Christmas in Greece - Christmas Tree
Syntagma Square -Athens: Christmas Tree to celebrate Christmas in Greece

Is it an exotic land filled with exotic Mediterranean people or an earthy domain filled with down-to-earth fishermen?

Is it a country whose people believe in goblin-like spirits hopping through the countryside or who kneel regularly in an Orthodox church?

The answer is “yes,” for the land of Greece is rife with wonderful contradictions and complexities that make it one of the most fascinating stops along’s global tour of Christmas traditions – Christmas in Greece!

Christmas in Greece really begins on December 6, which is St. Nicholas Day. While many European countries mark this important day, Greeks hold it especially dear because St. Nicholas is the patron saint of sailors, and nearly every island family in Greece works in the naval, shipping, fishing or sponge diving industries. The small fishing boats that circle Greece in the Mediterranean and Aegean seas honor St. Nicholas by stringing blue and white lights (the colors of the Greek flag) and placing a likeness of him at the helm.

Christmas in Greece - Greek Suitcase

From the shore, people light candles in chapels and pray to St. Nicholas to protect their loved ones from the dangers of the sea. The Greek Navy also pays tribute to St. Nicholas with a special ceremony at the Hellenic Naval Academy.

Christmas in Greece: A Celebration of Food and Dance

By Christmas Eve, many Greeks are downright famished – and with good reason: they have been fasting since November 15. The end of their 40-day fast is a lively celebration of music and food, often featuring a spit-roast pig, lamb or goat over an open, roaring fire while someone plays the bouzouki.

Stuffed grape leaves, Greek salad, moussaka – an eggplant-based, casserole-style dish – and pita bread often rounds out the meal at many Greek homes to mark Christmas in Greece. For dessert, there is usually christopsomo, which is known as “Christ bread.” These large, sweet loaves are molded into various shapes and the crust is decorated to represent the profession of the – forgive the pun – main breadwinner.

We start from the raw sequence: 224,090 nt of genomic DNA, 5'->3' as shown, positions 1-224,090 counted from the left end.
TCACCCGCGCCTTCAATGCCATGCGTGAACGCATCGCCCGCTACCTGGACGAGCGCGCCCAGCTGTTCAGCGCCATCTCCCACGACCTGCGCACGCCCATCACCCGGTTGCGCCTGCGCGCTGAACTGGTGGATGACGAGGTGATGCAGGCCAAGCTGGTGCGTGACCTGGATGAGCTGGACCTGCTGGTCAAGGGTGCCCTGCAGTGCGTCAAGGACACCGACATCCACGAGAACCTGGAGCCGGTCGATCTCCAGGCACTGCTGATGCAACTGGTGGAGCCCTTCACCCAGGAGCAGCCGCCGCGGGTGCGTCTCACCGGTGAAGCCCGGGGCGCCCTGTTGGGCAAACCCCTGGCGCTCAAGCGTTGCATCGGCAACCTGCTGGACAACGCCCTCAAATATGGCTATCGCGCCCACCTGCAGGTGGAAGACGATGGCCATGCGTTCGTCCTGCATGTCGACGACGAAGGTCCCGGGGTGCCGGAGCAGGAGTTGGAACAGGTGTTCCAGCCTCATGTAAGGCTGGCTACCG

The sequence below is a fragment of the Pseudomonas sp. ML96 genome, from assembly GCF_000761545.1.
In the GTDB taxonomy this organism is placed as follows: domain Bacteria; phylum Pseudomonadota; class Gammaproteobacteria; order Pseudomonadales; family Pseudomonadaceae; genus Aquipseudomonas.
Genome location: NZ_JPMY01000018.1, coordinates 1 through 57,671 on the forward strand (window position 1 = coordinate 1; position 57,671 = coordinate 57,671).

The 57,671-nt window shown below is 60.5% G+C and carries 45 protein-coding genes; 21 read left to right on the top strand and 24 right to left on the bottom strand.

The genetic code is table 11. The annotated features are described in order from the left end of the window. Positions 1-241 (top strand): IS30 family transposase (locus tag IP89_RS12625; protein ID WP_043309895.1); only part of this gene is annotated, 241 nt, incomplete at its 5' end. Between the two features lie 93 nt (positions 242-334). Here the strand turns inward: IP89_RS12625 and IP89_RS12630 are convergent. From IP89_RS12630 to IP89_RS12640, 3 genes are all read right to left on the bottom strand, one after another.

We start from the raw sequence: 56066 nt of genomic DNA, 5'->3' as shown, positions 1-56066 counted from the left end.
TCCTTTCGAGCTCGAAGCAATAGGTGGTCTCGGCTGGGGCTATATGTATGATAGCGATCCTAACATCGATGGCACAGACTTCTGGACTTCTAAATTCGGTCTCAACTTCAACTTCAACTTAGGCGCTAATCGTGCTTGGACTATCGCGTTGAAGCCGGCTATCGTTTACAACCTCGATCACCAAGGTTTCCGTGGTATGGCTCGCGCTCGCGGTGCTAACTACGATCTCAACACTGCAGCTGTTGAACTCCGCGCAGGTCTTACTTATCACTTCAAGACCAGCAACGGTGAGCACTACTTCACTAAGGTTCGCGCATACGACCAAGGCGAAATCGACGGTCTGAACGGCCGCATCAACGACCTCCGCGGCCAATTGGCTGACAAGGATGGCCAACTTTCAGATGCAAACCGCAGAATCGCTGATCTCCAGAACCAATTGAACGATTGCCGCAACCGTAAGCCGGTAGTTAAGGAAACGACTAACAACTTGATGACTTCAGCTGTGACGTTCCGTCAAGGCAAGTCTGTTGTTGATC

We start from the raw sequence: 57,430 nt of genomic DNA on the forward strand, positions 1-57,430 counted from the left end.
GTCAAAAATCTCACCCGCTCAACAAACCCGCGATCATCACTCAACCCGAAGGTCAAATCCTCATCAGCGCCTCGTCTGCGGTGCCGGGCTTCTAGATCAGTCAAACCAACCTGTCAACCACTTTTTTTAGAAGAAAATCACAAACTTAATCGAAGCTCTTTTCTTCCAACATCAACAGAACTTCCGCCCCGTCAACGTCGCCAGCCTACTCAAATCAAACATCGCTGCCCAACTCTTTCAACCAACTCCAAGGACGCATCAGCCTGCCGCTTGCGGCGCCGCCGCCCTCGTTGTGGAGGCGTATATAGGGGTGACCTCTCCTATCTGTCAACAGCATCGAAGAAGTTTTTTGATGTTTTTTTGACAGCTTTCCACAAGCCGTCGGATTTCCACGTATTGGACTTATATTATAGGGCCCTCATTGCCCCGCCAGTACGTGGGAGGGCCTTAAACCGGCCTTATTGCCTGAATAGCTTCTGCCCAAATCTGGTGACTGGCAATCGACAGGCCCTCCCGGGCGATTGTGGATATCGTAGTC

Greeks exchange gifts on January 1, St. Basil’s Day, when another version of the Christ bread, called vasilopsomo, is served. Superstitious Greeks keep an eye on both their gifts and the sweet bread because it would be just like the pesky Kallikantzari to wreak havoc with the bounty if it lay unprotected.

These notorious little troublemakers play pranks on people during the 12 days of Christmas, or from Christmas to the Epiphany, on January 6. Some Greeks say that these mischief-makers look like monkeys; others say they look like wolves. But since these creatures apparently like to slip undetected into homes through chimneys, Greeks try to scare them away by hanging strong herbs near the hearth or burning a fire for 12 straight days.

Christmas in Greece ends as it begins: with a ceremony centered on the water. During the “renewal of waters” (or “blessing of the water”), a priest submerges a crucifix to make the water holy and capable of healing illness and disease.

Believe it or not, there is even more to experience about Christmas in Greece, so be sure to read the full account at Then share the vibrant story with your friends on Facebook or Twitter – and watch the inner Greek surface in everyone you know.

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